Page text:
An outstanding week in Belize

By Michael Brandt
This item appears on page 13 of the August 2020 issue.
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Our villa at Chabil Mar Villas, Placencia Village, Belize. Photo by Michael Brandt

I was interested in running a half-marathon in Belize, my 157th, so my wife, Audrey, and I had our longtime friend and travel agent, Kathy Waldorf (Elk Grove, CA; 916/399-3104, www.katstravelfun.com), put together a travel package for us. It was an outstanding adventure and a must-go location.

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Our villa at Chabil Mar Villas, Placencia Village, Belize. Photo by Michael Brandt

I was interested in running a half-marathon in Belize, my 157th, so my wife, Audrey, and I had our longtime friend and travel agent, Kathy Waldorf (Elk Grove, CA; 916/399-3104, www.katstravelfun.com), put together a travel package for us. It was an outstanding adventure and a must-go location.

We paid $3,031 for the package, which included air and lodging. Additional costs were for travel insurance ($374), ground transportation from Belize City to Placencia and back ($140), a visit to a jaguar preserve ($315) and running in the half-marathon ($80).

The finish line for the marathon in Belize. Photo by Audrey Brandt

We flew from Sacramento, California, via Atlanta, Georgia, to Belize City, Belize, landing on Dec. 5, 2019. (We flew home on Dec. 11.) After making our way through the small airport, we met our driver, Miguel. Through Discovery Belize (discoverybelize.com), which we found on Viator.com, we had arranged for a private transfer to our hotel, a 3-hour drive away. En route, Miguel pointed out many citrus orchards, banana plantations, and corn and sugarcane fields.

We would spend five nights at the Chabil Mar Villas (2284 Placencia Peninsula Rd., Placencia; chabilmarvillas.com), a 4-star hotel on a quiet, relaxing, white-sand beach. From the hotel, it was a 15-minute walk to Placencia Village, and at night the hotel provided transportation because of the dark roads.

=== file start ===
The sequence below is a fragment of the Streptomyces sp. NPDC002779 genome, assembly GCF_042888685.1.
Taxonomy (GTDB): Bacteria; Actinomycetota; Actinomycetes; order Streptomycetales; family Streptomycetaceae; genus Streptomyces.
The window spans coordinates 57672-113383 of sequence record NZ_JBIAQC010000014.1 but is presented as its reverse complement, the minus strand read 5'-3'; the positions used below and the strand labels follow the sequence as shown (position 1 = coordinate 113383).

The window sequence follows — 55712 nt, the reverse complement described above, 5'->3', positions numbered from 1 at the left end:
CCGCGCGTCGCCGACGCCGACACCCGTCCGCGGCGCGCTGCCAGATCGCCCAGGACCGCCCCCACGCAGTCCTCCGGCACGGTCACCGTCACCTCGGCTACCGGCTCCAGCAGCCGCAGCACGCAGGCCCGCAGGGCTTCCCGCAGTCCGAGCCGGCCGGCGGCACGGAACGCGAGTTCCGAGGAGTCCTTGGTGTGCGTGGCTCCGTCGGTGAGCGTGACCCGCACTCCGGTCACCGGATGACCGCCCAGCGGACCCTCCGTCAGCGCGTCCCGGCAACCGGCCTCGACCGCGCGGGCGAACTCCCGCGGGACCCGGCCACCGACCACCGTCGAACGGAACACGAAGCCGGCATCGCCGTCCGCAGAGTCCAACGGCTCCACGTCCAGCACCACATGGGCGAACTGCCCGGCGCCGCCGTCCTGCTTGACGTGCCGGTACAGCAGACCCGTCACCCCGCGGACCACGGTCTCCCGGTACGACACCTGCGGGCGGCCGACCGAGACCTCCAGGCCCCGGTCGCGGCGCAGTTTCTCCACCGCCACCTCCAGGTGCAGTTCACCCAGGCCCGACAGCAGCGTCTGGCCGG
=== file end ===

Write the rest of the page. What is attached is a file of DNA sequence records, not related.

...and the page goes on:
The peninsula is safe. It’s tourist-friendly yet maintains the casual Belizean lifestyle. English is the main language, and the water is safe to drink at most hotels and restaurants there as well as in Belize City. Businesses charge in Belizean dollars but accept US currency. While we were there, temperatures ranged from a high of 86°F to a low of 76°F, making it pleasant the entire stay.

Chabil Mar’s concierge arranged for our visit to the Cockscomb Basin Wildlife Sanctuary, a jaguar sanctuary. Shal Taxi Service provided the 4x4 and a Mayan driver, Vinny, who shared lots of information on the region’s Mayan culture and colonial history.

Footprints on a walking trail in Belize’s jaguar sanctuary. Photo by Audrey Brandt

Our excursion included an enjoyable tubing adventure on South Stann Creek. While we floated in a tranquil state of nirvana under a canopy of lush vegetation, the silence was golden, with plentiful bird-watching opportunities.

Exiting the river on a muddy trail, we found fresh jaguar footprints from the night before. Much to our chagrin, we never actually saw the jaguar (a nocturnal creature), but on our way back to the hotel, we did get to see a keel-billed toucan in flight before it quickly disappeared into the jungle.

The main purpose of this trip was my participating in the annual End of the World Marathon & Half Marathon on Dec. 8, 2019, in Placencia Village. (Should you be inclined to add a marathon in Central America to your runner’s bucket list, Chip Lovett, the race director, can be reached at chip@runbelize.org.)

It was a small but well-run event that started at 5:30 a.m. The course was level and had numerous water stations. The weather was hot and humid, but there were no time limits on either race.

Twenty-eight out of 33 finished the full marathon, and 210 out of 237 finished the half marathon. I’m happy to say that, at 78 years old, I was one of the half-marathon finishers! It was a true agony-of-the-feet and in-the-heat experience.

Chip provided the runners with a pasta dinner at The Family Coppola Turtle Inn (Placencia Village; 866/356-5881, thefamilycoppolahideaways.com/en/turtle-inn), an easy walk from Chabil Mar. The pasta and pizza were excellent, and my wife and I went back two days later for their prized brick-oven pizza, the best in town!

Cockscomb Basin Wildlife Sanctuary harbors jaguars — Belize. Photo by Audrey Brandt

On the topic of food, cuisine in Belize can include Creole rice and beans with spicy chicken — a Caribbean classic. Other treats were chicken stew, tamales and cochinita pibil (slow-roasted pork and vegetables) served on a soft tortilla. Yummy! Meals typically cost $5 each for lunch and up to $10 for dinner.

On an aromatic note, an organic Arabica coffee grows in Belize that I found to be a coffee lover’s choice, especially in the morning.

We spent our final night at the Radisson Fort George Hotel & Marina (2 Marine Parade Blvd., Belize City; www.radisson.com/belize-city-hotel-bz/belize), located near the historical Baron Bliss Lighthouse.

In the morning, we ate at Le Petit Café (2 Marine Parade), across the street, which I highly recommend for a pleasant breakfast. I had a Johnny cake made of cornmeal with hot ham and cheese, Audrey ate the vegan cake, and we both enjoyed a final cup of Belizean coffee.

There’s a certain mystique to Belize. With its beautiful beaches, friendly people, quiet sleepy towns and a thriving ecotourism industry, we found it to be an unspoiled gem, one reminiscent of Hawaii or Fiji in the 1950s.

MICHAEL BRANDT
El Dorado Hills, CA